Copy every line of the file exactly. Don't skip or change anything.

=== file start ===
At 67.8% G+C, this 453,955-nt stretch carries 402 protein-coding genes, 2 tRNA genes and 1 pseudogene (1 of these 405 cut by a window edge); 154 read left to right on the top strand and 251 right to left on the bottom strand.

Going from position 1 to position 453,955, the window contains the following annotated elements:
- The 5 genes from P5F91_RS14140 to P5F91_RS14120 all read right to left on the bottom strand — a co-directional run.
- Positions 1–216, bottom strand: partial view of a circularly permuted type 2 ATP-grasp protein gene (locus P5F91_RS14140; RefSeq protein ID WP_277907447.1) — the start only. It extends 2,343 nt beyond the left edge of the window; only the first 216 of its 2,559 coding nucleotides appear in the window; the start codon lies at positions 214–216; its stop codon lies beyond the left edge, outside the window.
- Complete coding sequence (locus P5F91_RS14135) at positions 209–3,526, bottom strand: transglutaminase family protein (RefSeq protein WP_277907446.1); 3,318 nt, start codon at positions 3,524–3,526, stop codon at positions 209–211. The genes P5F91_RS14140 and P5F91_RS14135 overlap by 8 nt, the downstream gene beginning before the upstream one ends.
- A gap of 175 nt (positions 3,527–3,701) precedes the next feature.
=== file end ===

At 67.8% G+C, this 453,955-nt stretch carries 402 protein-coding genes, 2 tRNA genes and 1 pseudogene (1 of these 405 cut by a window edge); 154 read left to right on the top strand and 251 right to left on the bottom strand.

Going from position 1 to position 453,955, the window contains the following annotated elements:
- The 5 genes from P5F91_RS14140 to P5F91_RS14120 all read right to left on the bottom strand — a co-directional run.
- Positions 1–216, bottom strand: partial view of a circularly permuted type 2 ATP-grasp protein gene (locus P5F91_RS14140; RefSeq protein ID WP_277907447.1) — the start only. It extends 2,343 nt beyond the left edge of the window; only the first 216 of its 2,559 coding nucleotides appear in the window; the start codon lies at positions 214–216; its stop codon lies beyond the left edge, outside the window.
- Complete coding sequence (locus P5F91_RS14135) at positions 209–3,526, bottom strand: transglutaminase family protein (RefSeq protein WP_277907446.1); 3,318 nt, start codon at positions 3,524–3,526, stop codon at positions 209–211. The genes P5F91_RS14140 and P5F91_RS14135 overlap by 8 nt, the downstream gene beginning before the upstream one ends.
- A gap of 175 nt (positions 3,527–3,701) precedes the next feature.